The U.S. Department of Health and Human Services (HHS) has determined that all hospitals and providers will begin submitting bills to the government and third parties with the ICD- 10 (International Classification of Diseases, 10th edition) diagnostic and inpatient procedural coding terminology effective Oct. 1, 2014. The rest of the world has been on ICD-10 for the last 20 years and getting ready to move to ICD-11, so don’t expect another delay like last year’s reprieve. So what’s the big deal? It’s only billing codes.
Our current information technology systems are designed around the ICD-9 CM code set. To get ready for ICD- 10, all of these systems must be remediated. This includes Cerner, SoftMed, NeoData and every other application at CHOC that codes a diagnosis or procedure, or supports sending out a bill (and any other report or process utilizing diagnostic codes). It’s not just a hospital problem. This change also impacts any applications currently running in community physicians’ private offices.
The good news is that CHOC is nearly complete with its remediation efforts. We hope those in private practice are, as well. The bad news is that it is absorbing millions of our capital dollars. It’s also a burdensome expense to practices. We are installing our second new version of Cerner code in May that is fully ICD-10 compliant and allows us to do coding in both coding formats for some period of time prior to the go live date in October. It’s our second code upgrade within one year, versus the usual pace of one upgrade every one or two years. That creates more change than we usually like to absorb. But that’s the world of IT these days.
In addition to remediation, we will be installing new software systems to meet the demands of ICD- 10’s much more detailed terminology. One is a computer-assisted coding (CAC) software provided by Optum. CAC software utilizes electronic physician documentation (including dictation) and natural language processing technologies to generate codes from the content of notes. A human coder must still verify and validate the results of CAC, but coders are able to deal with the increased complexity without dramatically increasing workload. To help physicians provide enough specificity in their diagnoses to support coding as well as list the correct diagnoses and problems, Cerner provides an application called Diagnosis Assistant (DA) which will be installed within power chart prior to October. DA will provide a structured format to help the physician choose diagnoses by prompting for things such as site, laterality and other requirements for ICD-10 terminology.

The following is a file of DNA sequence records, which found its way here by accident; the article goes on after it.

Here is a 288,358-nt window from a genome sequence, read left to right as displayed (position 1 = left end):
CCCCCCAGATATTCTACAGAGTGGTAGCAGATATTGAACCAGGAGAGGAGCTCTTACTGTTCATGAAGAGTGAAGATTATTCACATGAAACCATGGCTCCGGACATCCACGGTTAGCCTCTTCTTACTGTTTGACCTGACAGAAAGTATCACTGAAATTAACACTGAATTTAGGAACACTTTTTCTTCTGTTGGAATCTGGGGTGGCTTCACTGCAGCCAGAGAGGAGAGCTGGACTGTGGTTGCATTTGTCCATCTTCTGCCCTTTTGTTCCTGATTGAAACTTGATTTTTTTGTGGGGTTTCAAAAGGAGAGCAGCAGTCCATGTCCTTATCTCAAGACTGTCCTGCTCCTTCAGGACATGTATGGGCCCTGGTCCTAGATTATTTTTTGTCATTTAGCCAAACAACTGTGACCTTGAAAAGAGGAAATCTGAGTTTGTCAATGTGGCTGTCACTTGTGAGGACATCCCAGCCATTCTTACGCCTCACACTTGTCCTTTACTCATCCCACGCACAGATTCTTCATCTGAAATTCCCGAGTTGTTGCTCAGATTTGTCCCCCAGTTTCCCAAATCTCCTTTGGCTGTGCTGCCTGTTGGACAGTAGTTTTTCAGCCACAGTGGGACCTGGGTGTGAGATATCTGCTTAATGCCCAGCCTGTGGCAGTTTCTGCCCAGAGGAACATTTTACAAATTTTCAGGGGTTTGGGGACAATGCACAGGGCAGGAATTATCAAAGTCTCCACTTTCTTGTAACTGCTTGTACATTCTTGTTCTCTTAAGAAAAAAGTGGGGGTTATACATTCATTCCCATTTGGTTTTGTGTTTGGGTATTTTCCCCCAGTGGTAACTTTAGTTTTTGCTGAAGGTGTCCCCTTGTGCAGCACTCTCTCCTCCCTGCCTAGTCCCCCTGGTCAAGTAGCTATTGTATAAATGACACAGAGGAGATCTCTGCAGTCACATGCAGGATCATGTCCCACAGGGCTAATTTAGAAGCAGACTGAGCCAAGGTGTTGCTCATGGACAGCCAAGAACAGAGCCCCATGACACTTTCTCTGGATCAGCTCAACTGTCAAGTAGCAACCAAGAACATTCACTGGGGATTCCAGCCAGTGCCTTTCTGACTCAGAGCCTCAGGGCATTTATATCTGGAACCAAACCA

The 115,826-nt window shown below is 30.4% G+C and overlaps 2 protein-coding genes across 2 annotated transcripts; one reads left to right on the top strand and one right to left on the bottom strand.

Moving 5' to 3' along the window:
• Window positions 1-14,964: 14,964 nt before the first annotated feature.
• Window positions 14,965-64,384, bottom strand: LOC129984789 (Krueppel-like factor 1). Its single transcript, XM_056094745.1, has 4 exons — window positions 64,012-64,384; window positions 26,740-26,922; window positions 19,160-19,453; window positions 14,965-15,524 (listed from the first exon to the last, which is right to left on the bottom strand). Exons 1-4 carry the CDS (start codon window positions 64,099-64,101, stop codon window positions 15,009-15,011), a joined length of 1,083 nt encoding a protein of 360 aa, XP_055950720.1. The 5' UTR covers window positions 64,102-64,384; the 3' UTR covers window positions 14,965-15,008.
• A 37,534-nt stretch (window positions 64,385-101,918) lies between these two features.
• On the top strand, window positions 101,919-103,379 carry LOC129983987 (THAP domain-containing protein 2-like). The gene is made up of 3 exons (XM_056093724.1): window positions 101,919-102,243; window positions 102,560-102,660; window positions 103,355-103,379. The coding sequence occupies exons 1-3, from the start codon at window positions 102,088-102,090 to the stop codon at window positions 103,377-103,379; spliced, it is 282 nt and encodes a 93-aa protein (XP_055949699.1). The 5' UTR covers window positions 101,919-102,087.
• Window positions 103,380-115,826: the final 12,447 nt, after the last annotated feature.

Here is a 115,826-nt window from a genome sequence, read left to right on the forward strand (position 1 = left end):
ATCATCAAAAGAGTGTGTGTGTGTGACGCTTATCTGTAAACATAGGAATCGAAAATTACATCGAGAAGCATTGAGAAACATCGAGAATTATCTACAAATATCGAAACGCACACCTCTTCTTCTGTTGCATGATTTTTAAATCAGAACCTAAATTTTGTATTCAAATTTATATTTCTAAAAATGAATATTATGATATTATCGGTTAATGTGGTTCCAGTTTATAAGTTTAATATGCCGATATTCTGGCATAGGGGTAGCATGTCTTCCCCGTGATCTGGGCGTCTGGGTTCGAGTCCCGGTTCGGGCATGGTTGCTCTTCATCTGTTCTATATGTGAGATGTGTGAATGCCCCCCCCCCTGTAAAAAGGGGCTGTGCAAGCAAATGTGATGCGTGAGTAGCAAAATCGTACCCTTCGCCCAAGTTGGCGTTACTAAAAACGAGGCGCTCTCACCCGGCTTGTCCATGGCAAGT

A key component to any remediation effort is education: coder education, provider education and associate education. To support these educational efforts, we’re contracting with a vendor called Precyse University and adopting a new provider Learning Management System (LMS) called Healthstream. This will allow our providers and staff to access any of these educational modules from anywhere, at any time, and from any device (including iPhone or Android phones) — not just for education before go-live, but for support after. There will be selected on-site classes as well. There is an added benefit of adopting this LMS. We’ll be pushing all of our IT education to this platform. All the IT courses, hot sheets, short videos and other tools will be either assigned or archived and will be searchable. We’ve never had that type of functionality for our physicians before, and plan to take full advantage of it beyond ICD-10 content.